When I served as V.P. of the bus driver’s union, it was amazing to me how little the supervisory staff knew of labor law, or even the contract with the union, especially the vaguely written verbiage. A good union president should have a broad knowledge of labor law, contract law, state and local law…and not be afraid to butt heads with management when management is in violation of any of those.
The way it SHOULDN’T work is for a department director to just issue edicts, and then the only course of action for the union to take is the grievance process, which can drag on, and on…That makes for an unproductive unionized workplace.
The two parties should work together on any policies. All work rules by law in a union workplace must be NEGOTIATED rules for them to have any legal teeth. Any other practices not covered by the negotiated contract rules, fall upon what was the past practice used. Until a new practice or rule is contractually negotiated, the past practice of the workplace shall remain in place.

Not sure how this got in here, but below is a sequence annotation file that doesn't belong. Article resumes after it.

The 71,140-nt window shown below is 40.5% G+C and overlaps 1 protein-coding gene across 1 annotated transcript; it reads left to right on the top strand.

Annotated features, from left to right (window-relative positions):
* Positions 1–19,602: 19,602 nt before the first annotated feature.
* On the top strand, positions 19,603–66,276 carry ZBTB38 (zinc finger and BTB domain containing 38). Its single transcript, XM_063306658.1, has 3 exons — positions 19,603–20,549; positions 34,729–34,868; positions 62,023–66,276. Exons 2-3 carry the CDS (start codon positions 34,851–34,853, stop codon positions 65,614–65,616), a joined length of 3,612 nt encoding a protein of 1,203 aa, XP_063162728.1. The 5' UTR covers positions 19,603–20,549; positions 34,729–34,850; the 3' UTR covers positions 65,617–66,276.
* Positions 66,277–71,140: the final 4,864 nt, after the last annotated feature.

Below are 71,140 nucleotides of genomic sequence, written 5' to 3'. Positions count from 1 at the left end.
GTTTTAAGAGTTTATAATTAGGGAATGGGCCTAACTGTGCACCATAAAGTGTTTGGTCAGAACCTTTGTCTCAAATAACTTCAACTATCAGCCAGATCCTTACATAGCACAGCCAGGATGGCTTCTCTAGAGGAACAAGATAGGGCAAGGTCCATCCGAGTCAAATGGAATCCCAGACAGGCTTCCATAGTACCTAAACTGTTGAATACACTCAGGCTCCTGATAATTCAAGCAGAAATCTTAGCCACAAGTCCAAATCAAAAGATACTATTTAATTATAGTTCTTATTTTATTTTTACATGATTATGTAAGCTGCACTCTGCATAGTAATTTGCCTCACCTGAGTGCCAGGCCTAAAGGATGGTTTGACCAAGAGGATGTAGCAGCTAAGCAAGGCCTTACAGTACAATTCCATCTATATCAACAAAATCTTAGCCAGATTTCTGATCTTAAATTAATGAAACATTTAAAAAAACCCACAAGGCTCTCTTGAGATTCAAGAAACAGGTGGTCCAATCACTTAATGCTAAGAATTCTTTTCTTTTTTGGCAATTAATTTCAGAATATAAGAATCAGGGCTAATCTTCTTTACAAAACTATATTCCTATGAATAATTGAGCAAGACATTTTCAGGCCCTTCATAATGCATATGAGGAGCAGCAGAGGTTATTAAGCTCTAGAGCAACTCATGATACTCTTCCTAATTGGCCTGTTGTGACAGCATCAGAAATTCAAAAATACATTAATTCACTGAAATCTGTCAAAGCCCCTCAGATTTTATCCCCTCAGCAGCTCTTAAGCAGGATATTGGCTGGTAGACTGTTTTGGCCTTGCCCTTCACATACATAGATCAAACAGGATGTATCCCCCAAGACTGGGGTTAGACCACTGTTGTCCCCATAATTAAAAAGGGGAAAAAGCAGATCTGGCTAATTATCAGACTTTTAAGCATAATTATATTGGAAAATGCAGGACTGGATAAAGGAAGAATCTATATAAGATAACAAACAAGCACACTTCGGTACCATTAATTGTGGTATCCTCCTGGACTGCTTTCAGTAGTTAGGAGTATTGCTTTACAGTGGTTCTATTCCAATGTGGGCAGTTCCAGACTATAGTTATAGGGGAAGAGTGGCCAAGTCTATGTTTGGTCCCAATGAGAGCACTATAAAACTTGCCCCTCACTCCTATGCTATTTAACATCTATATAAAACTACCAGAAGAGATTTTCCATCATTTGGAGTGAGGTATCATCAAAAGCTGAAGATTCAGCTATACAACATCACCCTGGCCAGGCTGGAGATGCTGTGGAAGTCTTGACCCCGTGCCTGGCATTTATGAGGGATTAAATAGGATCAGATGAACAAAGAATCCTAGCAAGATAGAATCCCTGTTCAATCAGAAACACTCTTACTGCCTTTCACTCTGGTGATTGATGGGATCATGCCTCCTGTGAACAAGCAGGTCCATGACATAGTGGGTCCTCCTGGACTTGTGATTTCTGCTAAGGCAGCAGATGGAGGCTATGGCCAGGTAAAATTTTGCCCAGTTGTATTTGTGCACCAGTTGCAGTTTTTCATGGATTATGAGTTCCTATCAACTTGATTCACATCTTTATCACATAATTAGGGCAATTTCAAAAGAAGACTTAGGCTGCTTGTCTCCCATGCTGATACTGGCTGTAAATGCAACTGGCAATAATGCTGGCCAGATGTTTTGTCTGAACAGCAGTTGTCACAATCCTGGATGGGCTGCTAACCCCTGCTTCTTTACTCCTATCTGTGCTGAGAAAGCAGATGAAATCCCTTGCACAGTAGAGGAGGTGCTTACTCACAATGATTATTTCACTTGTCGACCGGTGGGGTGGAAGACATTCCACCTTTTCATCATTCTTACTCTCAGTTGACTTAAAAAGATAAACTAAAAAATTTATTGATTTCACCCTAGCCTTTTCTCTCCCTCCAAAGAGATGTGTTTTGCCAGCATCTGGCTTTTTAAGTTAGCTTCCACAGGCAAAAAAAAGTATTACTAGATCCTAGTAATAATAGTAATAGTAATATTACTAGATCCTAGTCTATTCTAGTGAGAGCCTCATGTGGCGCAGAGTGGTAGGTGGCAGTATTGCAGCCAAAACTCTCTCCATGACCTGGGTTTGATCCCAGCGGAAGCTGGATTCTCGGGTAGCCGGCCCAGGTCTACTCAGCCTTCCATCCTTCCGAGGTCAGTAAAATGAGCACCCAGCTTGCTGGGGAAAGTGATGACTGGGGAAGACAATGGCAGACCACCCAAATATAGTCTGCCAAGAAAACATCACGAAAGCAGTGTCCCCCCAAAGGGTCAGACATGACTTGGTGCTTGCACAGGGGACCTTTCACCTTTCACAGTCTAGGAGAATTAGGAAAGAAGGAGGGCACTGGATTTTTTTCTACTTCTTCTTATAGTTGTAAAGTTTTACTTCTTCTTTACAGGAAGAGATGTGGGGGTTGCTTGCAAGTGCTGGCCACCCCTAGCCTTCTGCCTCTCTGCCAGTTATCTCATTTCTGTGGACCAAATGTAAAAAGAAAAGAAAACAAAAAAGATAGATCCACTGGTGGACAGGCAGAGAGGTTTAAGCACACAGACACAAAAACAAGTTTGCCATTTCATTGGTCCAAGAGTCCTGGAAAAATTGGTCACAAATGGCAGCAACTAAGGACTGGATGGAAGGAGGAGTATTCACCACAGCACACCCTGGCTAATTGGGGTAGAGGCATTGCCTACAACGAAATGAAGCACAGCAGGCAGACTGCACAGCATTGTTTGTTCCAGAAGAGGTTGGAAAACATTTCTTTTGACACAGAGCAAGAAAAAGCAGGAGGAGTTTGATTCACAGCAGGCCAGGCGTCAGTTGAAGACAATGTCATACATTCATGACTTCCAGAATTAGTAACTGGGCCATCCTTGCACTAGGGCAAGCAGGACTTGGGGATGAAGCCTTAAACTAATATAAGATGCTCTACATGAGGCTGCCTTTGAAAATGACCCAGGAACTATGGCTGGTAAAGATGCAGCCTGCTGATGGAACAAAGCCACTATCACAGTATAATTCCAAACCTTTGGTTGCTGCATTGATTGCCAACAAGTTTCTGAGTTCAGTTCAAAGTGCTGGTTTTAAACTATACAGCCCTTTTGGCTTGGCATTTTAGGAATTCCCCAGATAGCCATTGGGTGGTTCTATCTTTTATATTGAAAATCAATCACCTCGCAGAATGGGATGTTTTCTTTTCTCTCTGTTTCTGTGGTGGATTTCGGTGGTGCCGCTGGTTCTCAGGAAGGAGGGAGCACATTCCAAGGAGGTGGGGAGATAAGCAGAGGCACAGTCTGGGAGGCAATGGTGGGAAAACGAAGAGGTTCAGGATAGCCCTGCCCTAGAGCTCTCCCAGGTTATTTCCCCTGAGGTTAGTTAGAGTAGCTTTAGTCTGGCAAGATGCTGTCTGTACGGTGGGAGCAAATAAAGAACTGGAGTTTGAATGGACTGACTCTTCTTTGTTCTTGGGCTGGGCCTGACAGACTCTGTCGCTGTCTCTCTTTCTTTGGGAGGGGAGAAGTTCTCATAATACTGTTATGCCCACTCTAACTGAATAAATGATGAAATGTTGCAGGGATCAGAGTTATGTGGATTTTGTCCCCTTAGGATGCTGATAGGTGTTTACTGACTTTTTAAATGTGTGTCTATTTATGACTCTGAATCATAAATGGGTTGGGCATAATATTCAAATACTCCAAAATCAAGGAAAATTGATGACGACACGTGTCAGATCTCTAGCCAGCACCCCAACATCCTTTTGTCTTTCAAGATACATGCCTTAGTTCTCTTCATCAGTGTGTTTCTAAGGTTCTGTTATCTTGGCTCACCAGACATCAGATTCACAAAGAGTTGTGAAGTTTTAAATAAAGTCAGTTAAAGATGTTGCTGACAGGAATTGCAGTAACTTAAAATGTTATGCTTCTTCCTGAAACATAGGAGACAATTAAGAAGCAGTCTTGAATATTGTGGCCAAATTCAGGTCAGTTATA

I could go on. I had so much fun as a union rep, I decided to go back and finish school, and go to law school.
Who you gonna call? Call the pit bull!


Drexel Dave:

The union and its elected representation is 50 percent of the management team.

To put it another way, the taxpayer is footing a bill for twice as much overhead as needed.